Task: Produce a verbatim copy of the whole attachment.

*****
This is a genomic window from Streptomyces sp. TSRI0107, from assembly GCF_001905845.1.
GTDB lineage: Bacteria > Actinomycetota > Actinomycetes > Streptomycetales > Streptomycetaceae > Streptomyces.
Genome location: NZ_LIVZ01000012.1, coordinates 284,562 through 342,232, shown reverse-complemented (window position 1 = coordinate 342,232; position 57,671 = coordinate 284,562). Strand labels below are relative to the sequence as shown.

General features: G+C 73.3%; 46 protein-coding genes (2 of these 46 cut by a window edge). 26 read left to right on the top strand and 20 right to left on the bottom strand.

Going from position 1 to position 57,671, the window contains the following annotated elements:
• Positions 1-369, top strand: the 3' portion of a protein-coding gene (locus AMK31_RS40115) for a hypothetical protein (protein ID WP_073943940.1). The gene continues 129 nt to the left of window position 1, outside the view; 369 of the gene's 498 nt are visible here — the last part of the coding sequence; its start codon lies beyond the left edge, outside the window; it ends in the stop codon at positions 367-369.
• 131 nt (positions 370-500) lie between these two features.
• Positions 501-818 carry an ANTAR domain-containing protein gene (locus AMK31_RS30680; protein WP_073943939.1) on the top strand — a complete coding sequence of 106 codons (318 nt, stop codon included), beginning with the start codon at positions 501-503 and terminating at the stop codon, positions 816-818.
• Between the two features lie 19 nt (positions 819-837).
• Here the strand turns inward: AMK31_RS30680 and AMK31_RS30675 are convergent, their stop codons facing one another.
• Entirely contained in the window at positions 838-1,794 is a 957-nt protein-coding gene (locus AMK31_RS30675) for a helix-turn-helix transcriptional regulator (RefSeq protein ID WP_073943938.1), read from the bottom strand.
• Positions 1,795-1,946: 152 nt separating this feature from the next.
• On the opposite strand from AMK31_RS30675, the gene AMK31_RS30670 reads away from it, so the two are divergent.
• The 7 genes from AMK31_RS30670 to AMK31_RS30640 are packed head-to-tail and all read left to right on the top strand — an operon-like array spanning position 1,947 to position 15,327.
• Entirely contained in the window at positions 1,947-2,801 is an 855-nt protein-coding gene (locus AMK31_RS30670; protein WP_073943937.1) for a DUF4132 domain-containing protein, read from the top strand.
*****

This is a genomic window from Streptomyces sp. TSRI0107, from assembly GCF_001905845.1.
GTDB lineage: Bacteria > Actinomycetota > Actinomycetes > Streptomycetales > Streptomycetaceae > Streptomyces.
Genome location: NZ_LIVZ01000012.1, coordinates 284,562 through 342,232, shown reverse-complemented (window position 1 = coordinate 342,232; position 57,671 = coordinate 284,562). Strand labels below are relative to the sequence as shown.

General features: G+C 73.3%; 46 protein-coding genes (2 of these 46 cut by a window edge). 26 read left to right on the top strand and 20 right to left on the bottom strand.

Going from position 1 to position 57,671, the window contains the following annotated elements:
• Positions 1-369, top strand: the 3' portion of a protein-coding gene (locus AMK31_RS40115) for a hypothetical protein (protein ID WP_073943940.1). The gene continues 129 nt to the left of window position 1, outside the view; 369 of the gene's 498 nt are visible here — the last part of the coding sequence; its start codon lies beyond the left edge, outside the window; it ends in the stop codon at positions 367-369.
• 131 nt (positions 370-500) lie between these two features.
• Positions 501-818 carry an ANTAR domain-containing protein gene (locus AMK31_RS30680; protein WP_073943939.1) on the top strand — a complete coding sequence of 106 codons (318 nt, stop codon included), beginning with the start codon at positions 501-503 and terminating at the stop codon, positions 816-818.
• Between the two features lie 19 nt (positions 819-837).
• Here the strand turns inward: AMK31_RS30680 and AMK31_RS30675 are convergent, their stop codons facing one another.
• Entirely contained in the window at positions 838-1,794 is a 957-nt protein-coding gene (locus AMK31_RS30675) for a helix-turn-helix transcriptional regulator (RefSeq protein ID WP_073943938.1), read from the bottom strand.
• Positions 1,795-1,946: 152 nt separating this feature from the next.
• On the opposite strand from AMK31_RS30675, the gene AMK31_RS30670 reads away from it, so the two are divergent.
• The 7 genes from AMK31_RS30670 to AMK31_RS30640 are packed head-to-tail and all read left to right on the top strand — an operon-like array spanning position 1,947 to position 15,327.
• Entirely contained in the window at positions 1,947-2,801 is an 855-nt protein-coding gene (locus AMK31_RS30670; protein WP_073943937.1) for a DUF4132 domain-containing protein, read from the top strand.